20. Dick's, Kidd Valley, or Burgermaster? Which is your favorite?

RESPONSE - Are you kidding? Dicks, and it's not even close.

(Reply- The first thing I do when I come to Seattle is drive to Dick's, and get two cheeseburgers, fries, tartar, onions, and a strawberry shake to wash it down. I usually pop in again before I go, and grab a deluxe, and a special for the ride out. In between I need some fish and chips at Spud's or Totem House.)

Thanks again Chris for taking the time for the interview. It really allows all of us to get to know you, and your job a lot better.

We will try to do more of these as time, and schedules allow during the upcoming months. I think Chris was a great choice for the first one because as you can tell he really gave us some great answers, and insights. I have no idea who I will ask next, so if you guys have some idea's just chirp in, and let me know. I have no idea of what type of access I can get, or who would be receptive, but I think we can come up with some good stuff over time.


prrbrr said...

Good one. Glad I checked in before I left for airport to fly to SEA. i have met CF twice (less than 5 mins total) and he is a great guy. However, i had no idea of the demands and the preparation he took for his job and obviously passion for his vocation. Really enjoyed it.

Health Insurance Expert said...

Chris is a great guy and we have put back a few beers in Ann Arbor, and Chicago.

People sometimes take it for granted an how we get our news over there, so I thought it wuld be nice to let Chris talk about what he does. It takes a lot of time that is for sure to turn out all the information he does.

Zach Landres-Schnur said...

nice interview! interesting about chris' take on his role (or lack of) in "journalism."

U-Dub Dish

BigBallaJ said...

It feels like I've known him my whole life.


Health Insurance Expert said...

Balla I think you have, DM has been around over ten years which would have made you 11-12 when it first started!

Don't be a stranger, come back and hang because we are going to be commenting on basketball too once we get around to that part of the year. First things first, and that is pounding OSU!

Zach, thanks, and I appreciate it. Chris started out as a fan who had a flair for writing, and love of his subject.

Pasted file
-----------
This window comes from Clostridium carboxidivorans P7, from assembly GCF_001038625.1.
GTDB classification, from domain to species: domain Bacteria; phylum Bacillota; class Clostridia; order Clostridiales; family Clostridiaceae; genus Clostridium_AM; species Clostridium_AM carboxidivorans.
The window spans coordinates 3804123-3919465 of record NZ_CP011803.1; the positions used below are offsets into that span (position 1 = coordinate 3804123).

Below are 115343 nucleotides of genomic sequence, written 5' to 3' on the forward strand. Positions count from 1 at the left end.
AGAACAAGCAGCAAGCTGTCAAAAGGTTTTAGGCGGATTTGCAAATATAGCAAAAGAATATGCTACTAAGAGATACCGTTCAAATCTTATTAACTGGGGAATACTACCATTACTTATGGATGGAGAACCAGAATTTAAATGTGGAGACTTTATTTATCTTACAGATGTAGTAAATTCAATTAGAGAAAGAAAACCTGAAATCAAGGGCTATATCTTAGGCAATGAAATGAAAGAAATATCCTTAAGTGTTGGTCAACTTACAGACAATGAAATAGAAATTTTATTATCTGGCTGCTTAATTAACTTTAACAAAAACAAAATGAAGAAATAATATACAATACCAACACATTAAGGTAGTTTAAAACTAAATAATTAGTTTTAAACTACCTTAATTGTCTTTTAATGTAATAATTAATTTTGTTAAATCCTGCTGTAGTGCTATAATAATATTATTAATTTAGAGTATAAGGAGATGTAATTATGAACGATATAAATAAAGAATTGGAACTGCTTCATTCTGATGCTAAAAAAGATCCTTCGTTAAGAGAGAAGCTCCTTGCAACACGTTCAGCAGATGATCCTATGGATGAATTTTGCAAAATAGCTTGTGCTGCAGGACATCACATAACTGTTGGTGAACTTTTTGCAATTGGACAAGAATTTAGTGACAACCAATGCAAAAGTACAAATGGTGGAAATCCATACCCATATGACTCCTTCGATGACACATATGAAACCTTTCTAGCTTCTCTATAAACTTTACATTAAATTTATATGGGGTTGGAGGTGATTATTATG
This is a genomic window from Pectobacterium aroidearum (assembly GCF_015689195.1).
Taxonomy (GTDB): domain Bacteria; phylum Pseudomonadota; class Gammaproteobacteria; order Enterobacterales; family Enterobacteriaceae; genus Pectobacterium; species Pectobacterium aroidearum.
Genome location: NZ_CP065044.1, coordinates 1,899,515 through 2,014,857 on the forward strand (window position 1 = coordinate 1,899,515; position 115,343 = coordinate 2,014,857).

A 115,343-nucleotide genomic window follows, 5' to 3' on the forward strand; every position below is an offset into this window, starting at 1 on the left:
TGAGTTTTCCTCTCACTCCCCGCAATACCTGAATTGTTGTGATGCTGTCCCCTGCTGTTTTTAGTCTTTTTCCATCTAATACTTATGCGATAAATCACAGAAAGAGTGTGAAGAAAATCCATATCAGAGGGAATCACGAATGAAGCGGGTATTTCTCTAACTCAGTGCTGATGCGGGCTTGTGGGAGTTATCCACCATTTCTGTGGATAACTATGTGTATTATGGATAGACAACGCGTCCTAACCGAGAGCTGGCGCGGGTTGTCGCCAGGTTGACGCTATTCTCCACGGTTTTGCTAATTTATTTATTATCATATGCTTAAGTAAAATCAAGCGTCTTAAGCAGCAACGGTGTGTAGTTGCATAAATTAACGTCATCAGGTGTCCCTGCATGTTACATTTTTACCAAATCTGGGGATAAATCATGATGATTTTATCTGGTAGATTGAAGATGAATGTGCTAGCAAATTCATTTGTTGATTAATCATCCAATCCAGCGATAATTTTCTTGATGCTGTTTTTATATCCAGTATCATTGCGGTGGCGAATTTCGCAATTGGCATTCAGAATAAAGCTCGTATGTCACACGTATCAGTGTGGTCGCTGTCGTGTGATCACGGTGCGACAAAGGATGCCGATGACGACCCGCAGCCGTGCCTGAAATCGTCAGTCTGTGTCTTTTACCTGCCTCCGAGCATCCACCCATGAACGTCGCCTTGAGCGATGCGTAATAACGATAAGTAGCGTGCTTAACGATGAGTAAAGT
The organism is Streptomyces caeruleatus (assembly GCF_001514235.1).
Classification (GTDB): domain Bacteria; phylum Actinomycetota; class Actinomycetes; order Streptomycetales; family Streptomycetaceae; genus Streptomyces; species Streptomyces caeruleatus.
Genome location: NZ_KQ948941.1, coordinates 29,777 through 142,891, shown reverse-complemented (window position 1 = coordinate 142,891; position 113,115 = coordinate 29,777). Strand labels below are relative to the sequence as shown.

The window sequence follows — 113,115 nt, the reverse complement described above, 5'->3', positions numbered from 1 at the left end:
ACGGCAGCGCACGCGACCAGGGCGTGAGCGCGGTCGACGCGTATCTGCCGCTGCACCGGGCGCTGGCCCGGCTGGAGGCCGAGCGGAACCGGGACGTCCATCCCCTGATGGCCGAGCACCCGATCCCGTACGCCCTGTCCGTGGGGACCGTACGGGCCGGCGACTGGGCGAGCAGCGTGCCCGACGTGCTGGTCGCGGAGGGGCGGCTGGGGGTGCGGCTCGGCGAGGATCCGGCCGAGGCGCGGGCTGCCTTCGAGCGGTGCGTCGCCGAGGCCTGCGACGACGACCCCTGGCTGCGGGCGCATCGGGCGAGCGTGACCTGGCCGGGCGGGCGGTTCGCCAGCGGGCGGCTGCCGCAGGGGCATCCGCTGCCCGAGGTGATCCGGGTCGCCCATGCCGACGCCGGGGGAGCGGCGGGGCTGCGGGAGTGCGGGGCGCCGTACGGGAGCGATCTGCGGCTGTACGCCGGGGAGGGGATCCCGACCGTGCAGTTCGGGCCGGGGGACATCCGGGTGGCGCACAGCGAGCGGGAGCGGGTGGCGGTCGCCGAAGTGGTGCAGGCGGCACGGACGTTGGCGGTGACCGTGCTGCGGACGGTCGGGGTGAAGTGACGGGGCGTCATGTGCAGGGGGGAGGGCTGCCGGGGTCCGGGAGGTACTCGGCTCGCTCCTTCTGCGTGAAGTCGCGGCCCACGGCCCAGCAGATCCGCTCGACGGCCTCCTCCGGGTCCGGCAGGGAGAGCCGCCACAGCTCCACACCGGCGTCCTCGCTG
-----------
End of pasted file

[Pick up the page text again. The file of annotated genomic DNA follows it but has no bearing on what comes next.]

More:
hairofthedawg said...

Great job Chris and thanks John for putting this together. Aside from Orson Scott Card and Robert Jordan, I've probably read more of Chris' writing over the past few years than anyone else's. For me though, Chris' answers bring up more questions. I don't expect a follow up but hope that Chris will reply.

1. How did the relationship between Earl Nordtvedt come about? Had he previously been involved with the program? Do you see Coach W developing a similar sort of relationship?

3. I'm also impressed with the coverage on Dawgman this year, especially with some the early complaints about lack of access. I especially enjoy the interaction between the different teams' sites in the blog and the "spoke with" feature. I would like comments available in the blog, but understand that with the size it already reaches, that would probably be hard to implement.

4. You're the editor but do you have an editor? I enjoy finding spelling mistakes in your pieces as much as I dislike find them in my own posts. This was the method I used on John's blog for determining how good a time he was having. :):)

5. How much info comes with the film you receive from players? Do you have to research the quality of opposition or is that provided?

General...will be covering basketball with the increasing attention it's garnering or will beach be the primary for that sport?

13. Can you bring your own food into the press box?

16. Excellent choices and I hope the same for their futures. Heck, I wish nearly everyone well, but some more than others.

I'd like to thank you for being so candid. I really appreciate the effort you guys put forth and I'm glad you're not resting on your laurels.

Thanks again John...looking forward to the next one.

hairofthedawg said...

As I read what I wrote I have to laugh out loud at my comment on spelling. I also forgot to thank you guys for making me very hungry.

Health Insurance Expert said...

No spell check feature on the comments. So if you screw up it stays there. Most of my mistakes are mistyped, rather than misspelled.

cheap viagra said...

They're still the standard - and we respect the hell out of what they do and how they do it.I still think traditionally good UW teams would have had problems beating teams like Oklahoma and USC on the road.

Anonymous said...

CF has always been the real deal. I knew him in school back on the Rock. He is straight, kind, passionate, frank, and funny. What you see is what you get. I tremendously appreciate his insight into the huskies sports seasons because I've been a fan since the Don James and Marv Harshman eras. I also live in a place where there is no TV coverage...not far from the Sahara. Keep up the spartan writing and all of us on the edge of our seats...would love to see a piece reviewing the concessions stands and press food at all Pac-12 stadiums...that would be fun!

jon dueck BHS '87